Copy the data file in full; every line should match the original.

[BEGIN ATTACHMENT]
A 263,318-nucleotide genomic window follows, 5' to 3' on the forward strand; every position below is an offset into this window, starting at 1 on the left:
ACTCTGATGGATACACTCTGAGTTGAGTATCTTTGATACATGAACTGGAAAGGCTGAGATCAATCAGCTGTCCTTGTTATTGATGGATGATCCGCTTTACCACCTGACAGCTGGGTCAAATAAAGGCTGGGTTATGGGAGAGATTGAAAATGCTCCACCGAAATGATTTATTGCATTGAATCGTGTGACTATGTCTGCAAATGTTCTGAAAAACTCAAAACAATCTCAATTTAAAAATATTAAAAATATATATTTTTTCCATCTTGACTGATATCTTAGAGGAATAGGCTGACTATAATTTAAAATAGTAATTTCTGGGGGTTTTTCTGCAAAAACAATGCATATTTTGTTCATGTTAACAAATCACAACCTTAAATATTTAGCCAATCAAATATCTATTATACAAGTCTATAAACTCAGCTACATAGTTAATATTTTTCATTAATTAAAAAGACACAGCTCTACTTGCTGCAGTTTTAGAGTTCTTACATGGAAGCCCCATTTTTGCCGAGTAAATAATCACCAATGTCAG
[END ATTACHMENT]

A 263,318-nucleotide genomic window follows, 5' to 3' on the forward strand; every position below is an offset into this window, starting at 1 on the left:
ACTCTGATGGATACACTCTGAGTTGAGTATCTTTGATACATGAACTGGAAAGGCTGAGATCAATCAGCTGTCCTTGTTATTGATGGATGATCCGCTTTACCACCTGACAGCTGGGTCAAATAAAGGCTGGGTTATGGGAGAGATTGAAAATGCTCCACCGAAATGATTTATTGCATTGAATCGTGTGACTATGTCTGCAAATGTTCTGAAAAACTCAAAACAATCTCAATTTAAAAATATTAAAAATATATATTTTTTCCATCTTGACTGATATCTTAGAGGAATAGGCTGACTATAATTTAAAATAGTAATTTCTGGGGGTTTTTCTGCAAAAACAATGCATATTTTGTTCATGTTAACAAATCACAACCTTAAATATTTAGCCAATCAAATATCTATTATACAAGTCTATAAACTCAGCTACATAGTTAATATTTTTCATTAATTAAAAAGACACAGCTCTACTTGCTGCAGTTTTAGAGTTCTTACATGGAAGCCCCATTTTTGCCGAGTAAATAATCACCAATGTCAG